11. 11. <ul><li>Implications… </li></ul><ul><li>Second, knowledge is distributed </li></ul><ul><li>That is, there is no specific entity that constitutes, say, the belief that ‘Paris is the capital of France’ </li></ul><ul><li>There is no given person that possesses this knowledge (who would that person even be?) </li></ul>
  12. 12. <ul><li>Implications… </li></ul><ul><li>Third, knowledge is interconnected </li></ul><ul><li>That is, the knowledge that ‘Paris is the capital of France’ is actually a part of the knowledge that ‘countries have capitals’ and even ‘ducks are animals’ </li></ul><ul><li>Cf.,13026,1517186,00.html </li></ul>
  13. 13. <ul><li>Implications… </li></ul><ul><li>Fourth, knowledge is personal </li></ul><ul><li>Your belief that ‘Paris is the capital of France’ is quite literally different from my belief </li></ul><ul><li>Think, for example, about the word ‘Paris’ – would your neighbour have exactly the same thoughts? Why not? </li></ul>
  14. 14. <ul><li>Implications… </li></ul><ul><li>Fifth, knowledge is emergent </li></ul><ul><li>The knowledge that ‘Paris is the capital of France’ (in its pure, abstract form) is not contained in any given mind, but emerges as a result of connections between them </li></ul><ul><li>‘ Emergence’ is not a causal phenomenon but rather a perceptual one – we have to recognize it </li></ul>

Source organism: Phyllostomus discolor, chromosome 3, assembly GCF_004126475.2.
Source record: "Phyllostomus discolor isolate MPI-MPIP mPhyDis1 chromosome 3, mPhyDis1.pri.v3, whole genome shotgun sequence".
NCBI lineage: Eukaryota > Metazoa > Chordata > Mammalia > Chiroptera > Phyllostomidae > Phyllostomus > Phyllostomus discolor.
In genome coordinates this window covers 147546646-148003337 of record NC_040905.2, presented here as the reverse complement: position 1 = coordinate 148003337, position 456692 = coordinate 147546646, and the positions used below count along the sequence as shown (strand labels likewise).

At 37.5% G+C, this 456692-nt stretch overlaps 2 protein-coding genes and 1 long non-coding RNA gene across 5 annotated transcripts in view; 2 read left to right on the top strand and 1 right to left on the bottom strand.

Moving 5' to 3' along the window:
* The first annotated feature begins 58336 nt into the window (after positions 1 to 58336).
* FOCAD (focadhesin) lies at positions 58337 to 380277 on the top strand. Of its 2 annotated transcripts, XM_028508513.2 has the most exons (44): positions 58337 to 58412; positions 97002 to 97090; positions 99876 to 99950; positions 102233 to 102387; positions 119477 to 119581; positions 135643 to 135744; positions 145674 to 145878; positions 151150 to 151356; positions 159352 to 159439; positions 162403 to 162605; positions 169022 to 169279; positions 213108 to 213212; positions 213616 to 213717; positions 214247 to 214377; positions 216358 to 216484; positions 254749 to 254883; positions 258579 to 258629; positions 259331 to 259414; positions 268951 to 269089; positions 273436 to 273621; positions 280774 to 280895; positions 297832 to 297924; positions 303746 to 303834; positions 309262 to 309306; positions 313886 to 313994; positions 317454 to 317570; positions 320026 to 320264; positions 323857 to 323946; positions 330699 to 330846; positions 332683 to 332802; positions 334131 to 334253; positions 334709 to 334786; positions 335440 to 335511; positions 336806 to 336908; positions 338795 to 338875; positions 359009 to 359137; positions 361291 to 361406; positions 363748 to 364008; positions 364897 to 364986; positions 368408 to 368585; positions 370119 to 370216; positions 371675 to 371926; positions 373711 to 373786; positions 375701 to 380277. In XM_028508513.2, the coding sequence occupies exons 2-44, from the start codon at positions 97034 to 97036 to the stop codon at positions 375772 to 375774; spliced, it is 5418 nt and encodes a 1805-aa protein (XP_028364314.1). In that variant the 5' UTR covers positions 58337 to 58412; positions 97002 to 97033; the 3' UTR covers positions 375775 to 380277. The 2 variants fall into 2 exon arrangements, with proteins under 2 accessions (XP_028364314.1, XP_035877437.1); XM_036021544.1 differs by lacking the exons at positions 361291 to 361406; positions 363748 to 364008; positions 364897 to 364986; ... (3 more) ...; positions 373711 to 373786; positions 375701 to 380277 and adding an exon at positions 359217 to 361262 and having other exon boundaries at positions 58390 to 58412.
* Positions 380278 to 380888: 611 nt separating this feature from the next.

15. 15. <ul><li>The wisdom of crowds… </li></ul><ul><li>Each of us has a piece of the puzzle </li></ul><ul><li>We don’t acquire this piece, we create it </li></ul><ul><li>Creation is a process of acquisition, remixing, repurposing, feeding forward </li></ul><ul><li>Knowledge is the interplay between our bit of the network and other bits of the network </li></ul>
  16. 16. <ul><li>Hence (for example)… </li></ul><ul><li>Thomas Kuhn – learning a science is learning how to solve the problems at the end of the chapter </li></ul><ul><li>Etienne Wenger – learning as participation in a community of practice </li></ul>
  17. 17. <ul><li>Properties of successful networks… </li></ul><ul><li>Charles Vest – three key attributes: </li></ul><ul><ul><li>Diversity (many objectives) </li></ul></ul><ul><ul><li>Interwoven (many activities) </li></ul></ul><ul><ul><li>Open (many minds) </li></ul></ul><ul><ul><ul><li>Charles M. Vest, SAC, August 8, 2005 </li></ul></ul></ul><ul><ul><ul><li> </li></ul></ul></ul>
  18. 18. Diversity… The idea of making everything the same – anything the same – is fundamentally misguided
  19. 19. Interwoven… The idea that our different activities are distinct is fundamentally misguided
  20. 20. Open… The idea that we can store knowledge in closed repositories is fundamentally misguided